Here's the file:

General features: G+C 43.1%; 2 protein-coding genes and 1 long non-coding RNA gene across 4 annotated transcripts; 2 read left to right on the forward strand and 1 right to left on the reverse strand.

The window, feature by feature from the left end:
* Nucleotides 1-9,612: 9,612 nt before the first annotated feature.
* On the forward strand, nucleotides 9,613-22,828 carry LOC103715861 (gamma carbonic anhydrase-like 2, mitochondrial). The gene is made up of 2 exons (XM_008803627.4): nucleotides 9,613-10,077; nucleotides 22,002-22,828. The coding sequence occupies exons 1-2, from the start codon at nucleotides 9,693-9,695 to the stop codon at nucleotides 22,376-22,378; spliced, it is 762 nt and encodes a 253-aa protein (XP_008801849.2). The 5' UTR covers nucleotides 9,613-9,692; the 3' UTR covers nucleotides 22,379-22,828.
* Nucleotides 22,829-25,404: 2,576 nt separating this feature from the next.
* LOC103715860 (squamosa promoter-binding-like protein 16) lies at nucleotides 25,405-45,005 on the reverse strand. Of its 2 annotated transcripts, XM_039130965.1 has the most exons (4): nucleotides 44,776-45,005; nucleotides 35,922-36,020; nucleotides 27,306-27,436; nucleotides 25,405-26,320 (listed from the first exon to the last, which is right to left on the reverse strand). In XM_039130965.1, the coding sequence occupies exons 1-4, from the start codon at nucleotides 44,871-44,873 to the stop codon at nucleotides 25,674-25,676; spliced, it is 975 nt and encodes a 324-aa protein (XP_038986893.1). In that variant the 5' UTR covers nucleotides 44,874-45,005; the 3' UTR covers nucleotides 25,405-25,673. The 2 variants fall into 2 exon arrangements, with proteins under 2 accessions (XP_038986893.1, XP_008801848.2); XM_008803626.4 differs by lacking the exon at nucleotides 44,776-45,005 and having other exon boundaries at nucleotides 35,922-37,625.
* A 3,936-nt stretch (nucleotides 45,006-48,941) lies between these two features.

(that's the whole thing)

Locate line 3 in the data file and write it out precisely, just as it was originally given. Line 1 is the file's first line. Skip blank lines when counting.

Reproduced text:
* Nucleotides 1-9,612: 9,612 nt before the first annotated feature.